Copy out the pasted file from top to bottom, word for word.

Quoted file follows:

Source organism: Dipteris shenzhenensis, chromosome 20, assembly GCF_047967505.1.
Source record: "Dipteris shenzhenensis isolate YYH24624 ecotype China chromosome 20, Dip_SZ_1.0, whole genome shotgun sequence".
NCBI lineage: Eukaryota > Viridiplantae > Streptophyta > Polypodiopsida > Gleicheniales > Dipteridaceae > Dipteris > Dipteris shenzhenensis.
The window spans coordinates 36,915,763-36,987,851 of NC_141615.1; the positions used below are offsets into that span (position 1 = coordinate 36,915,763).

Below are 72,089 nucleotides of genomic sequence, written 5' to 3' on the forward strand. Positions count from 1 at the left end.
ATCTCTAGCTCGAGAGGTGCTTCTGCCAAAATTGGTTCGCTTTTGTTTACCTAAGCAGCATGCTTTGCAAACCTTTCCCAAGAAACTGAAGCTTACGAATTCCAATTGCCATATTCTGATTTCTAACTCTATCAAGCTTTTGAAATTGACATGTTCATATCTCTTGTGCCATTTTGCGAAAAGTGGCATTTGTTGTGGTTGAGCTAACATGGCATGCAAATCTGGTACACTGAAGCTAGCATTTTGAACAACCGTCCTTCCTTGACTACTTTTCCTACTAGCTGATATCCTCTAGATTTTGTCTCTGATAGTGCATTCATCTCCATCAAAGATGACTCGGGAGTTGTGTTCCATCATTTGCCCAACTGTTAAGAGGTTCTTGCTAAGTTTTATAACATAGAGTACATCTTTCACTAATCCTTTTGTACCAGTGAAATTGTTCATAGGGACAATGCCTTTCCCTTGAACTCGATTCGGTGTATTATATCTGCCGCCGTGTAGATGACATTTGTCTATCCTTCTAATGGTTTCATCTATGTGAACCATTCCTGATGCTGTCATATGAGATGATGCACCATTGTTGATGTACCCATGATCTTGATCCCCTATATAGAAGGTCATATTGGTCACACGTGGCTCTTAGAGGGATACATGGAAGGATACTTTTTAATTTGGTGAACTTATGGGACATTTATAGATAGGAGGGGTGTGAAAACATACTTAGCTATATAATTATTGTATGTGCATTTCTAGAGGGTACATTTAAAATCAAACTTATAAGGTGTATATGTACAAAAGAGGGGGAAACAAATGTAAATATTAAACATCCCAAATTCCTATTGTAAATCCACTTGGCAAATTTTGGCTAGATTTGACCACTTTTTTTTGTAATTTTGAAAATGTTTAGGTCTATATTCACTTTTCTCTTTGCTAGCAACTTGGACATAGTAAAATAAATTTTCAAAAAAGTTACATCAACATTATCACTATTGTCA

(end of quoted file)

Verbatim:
Source organism: Dipteris shenzhenensis, chromosome 20, assembly GCF_047967505.1.
Source record: "Dipteris shenzhenensis isolate YYH24624 ecotype China chromosome 20, Dip_SZ_1.0, whole genome shotgun sequence".
NCBI lineage: Eukaryota > Viridiplantae > Streptophyta > Polypodiopsida > Gleicheniales > Dipteridaceae > Dipteris > Dipteris shenzhenensis.
The window spans coordinates 36,915,763-36,987,851 of NC_141615.1; the positions used below are offsets into that span (position 1 = coordinate 36,915,763).

Below are 72,089 nucleotides of genomic sequence, written 5' to 3' on the forward strand. Positions count from 1 at the left end.
ATCTCTAGCTCGAGAGGTGCTTCTGCCAAAATTGGTTCGCTTTTGTTTACCTAAGCAGCATGCTTTGCAAACCTTTCCCAAGAAACTGAAGCTTACGAATTCCAATTGCCATATTCTGATTTCTAACTCTATCAAGCTTTTGAAATTGACATGTTCATATCTCTTGTGCCATTTTGCGAAAAGTGGCATTTGTTGTGGTTGAGCTAACATGGCATGCAAATCTGGTACACTGAAGCTAGCATTTTGAACAACCGTCCTTCCTTGACTACTTTTCCTACTAGCTGATATCCTCTAGATTTTGTCTCTGATAGTGCATTCATCTCCATCAAAGATGACTCGGGAGTTGTGTTCCATCATTTGCCCAACTGTTAAGAGGTTCTTGCTAAGTTTTATAACATAGAGTACATCTTTCACTAATCCTTTTGTACCAGTGAAATTGTTCATAGGGACAATGCCTTTCCCTTGAACTCGATTCGGTGTATTATATCTGCCGCCGTGTAGATGACATTTGTCTATCCTTCTAATGGTTTCATCTATGTGAACCATTCCTGATGCTGTCATATGAGATGATGCACCATTGTTGATGTACCCATGATCTTGATCCCCTATATAGAAGGTCATATTGGTCACACGTGGCTCTTAGAGGGATACATGGAAGGATACTTTTTAATTTGGTGAACTTATGGGACATTTATAGATAGGAGGGGTGTGAAAACATACTTAGCTATATAATTATTGTATGTGCATTTCTAGAGGGTACATTTAAAATCAAACTTATAAGGTGTATATGTACAAAAGAGGGGGAAACAAATGTAAATATTAAACATCCCAAATTCCTATTGTAAATCCACTTGGCAAATTTTGGCTAGATTTGACCACTTTTTTTTGTAATTTTGAAAATGTTTAGGTCTATATTCACTTTTCTCTTTGCTAGCAACTTGGACATAGTAAAATAAATTTTCAAAAAAGTTACATCAACATTATCACTATTGTCA